Function Oriented Design
In function-oriented design, the system is comprised of many smaller sub-systems known as functions. These functions are capable of performing significant task in the system. The system is considered as top view of all functions.
Function oriented design inherits some properties of structured design where divide and conquer methodology is used.
This design mechanism divides the whole system into smaller functions, which provides means of abstraction by concealing the information and their operation.. These functional modules can share information among themselves by means of information passing and using information available globally.
Another characteristic of functions is that when a program calls a function, the function changes the state of the program, which sometimes is not acceptable by other modules. Function oriented design works well where the system state does not matter and program/functions work on input rather than on a state.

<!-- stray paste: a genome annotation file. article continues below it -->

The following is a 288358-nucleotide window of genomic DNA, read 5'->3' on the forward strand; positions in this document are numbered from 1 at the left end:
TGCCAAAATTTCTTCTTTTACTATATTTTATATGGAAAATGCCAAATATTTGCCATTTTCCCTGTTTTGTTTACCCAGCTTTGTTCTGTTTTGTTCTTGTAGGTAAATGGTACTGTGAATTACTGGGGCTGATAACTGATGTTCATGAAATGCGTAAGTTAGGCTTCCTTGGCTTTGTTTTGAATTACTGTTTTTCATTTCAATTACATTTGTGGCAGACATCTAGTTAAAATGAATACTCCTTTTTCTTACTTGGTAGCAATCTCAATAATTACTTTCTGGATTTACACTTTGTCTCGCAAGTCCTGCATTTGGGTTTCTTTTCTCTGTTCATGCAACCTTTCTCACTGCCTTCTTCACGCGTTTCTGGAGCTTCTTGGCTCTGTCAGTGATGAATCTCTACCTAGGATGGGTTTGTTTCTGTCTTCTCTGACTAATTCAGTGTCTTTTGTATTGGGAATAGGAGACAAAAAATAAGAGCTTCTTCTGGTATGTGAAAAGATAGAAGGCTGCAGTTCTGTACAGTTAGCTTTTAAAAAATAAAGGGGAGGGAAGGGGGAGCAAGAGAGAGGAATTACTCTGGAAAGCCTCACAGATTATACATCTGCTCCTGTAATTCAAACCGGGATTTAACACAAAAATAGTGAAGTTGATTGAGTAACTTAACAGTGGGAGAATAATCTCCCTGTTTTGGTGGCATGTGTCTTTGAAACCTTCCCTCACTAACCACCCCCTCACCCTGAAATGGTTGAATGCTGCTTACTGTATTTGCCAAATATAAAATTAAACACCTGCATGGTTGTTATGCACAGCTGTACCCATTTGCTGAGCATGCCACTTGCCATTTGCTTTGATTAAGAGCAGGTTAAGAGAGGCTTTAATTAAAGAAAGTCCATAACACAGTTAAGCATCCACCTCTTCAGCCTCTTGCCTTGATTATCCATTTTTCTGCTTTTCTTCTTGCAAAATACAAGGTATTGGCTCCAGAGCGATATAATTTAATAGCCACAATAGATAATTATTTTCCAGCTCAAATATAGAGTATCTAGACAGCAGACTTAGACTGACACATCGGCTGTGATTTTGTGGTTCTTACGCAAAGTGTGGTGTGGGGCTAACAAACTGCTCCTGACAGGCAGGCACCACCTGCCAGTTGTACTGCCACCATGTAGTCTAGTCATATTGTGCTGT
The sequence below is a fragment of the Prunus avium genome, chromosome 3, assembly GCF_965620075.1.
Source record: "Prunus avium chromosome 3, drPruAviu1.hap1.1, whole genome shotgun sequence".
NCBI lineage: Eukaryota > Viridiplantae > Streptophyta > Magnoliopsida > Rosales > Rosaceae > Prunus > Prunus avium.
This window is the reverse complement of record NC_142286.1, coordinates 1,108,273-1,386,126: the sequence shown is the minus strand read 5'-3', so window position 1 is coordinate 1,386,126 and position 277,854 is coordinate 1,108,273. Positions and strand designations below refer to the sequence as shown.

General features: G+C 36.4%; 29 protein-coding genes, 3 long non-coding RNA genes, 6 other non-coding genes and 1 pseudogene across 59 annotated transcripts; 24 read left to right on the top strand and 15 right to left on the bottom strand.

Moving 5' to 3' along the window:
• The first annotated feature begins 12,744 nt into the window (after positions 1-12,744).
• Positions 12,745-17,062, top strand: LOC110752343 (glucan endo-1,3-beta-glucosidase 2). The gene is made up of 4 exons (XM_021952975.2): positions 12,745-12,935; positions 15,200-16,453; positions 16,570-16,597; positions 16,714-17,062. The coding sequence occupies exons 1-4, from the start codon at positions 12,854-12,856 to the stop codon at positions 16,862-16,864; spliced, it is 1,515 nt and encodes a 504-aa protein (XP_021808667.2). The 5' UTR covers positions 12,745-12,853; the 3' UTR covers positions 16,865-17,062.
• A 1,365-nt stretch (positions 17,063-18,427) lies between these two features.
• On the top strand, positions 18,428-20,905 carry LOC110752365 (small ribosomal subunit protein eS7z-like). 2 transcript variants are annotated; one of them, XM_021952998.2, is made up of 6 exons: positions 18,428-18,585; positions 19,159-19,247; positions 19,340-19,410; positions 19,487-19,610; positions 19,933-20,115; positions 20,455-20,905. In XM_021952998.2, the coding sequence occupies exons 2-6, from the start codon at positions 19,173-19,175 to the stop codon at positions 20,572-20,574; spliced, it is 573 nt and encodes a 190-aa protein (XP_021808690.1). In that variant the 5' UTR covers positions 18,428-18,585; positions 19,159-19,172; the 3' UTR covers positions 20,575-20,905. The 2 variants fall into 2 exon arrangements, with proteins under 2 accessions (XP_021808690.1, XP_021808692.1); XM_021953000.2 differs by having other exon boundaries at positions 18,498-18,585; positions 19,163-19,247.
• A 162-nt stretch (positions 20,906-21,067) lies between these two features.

- The whole system is seen as how data flows in the system by means of data flow diagram.
- DFD depicts how functions changes data and state of entire system.
- The entire system is logically broken down into smaller units known as functions on the basis of their operation in the system.
- Each function is then described at large.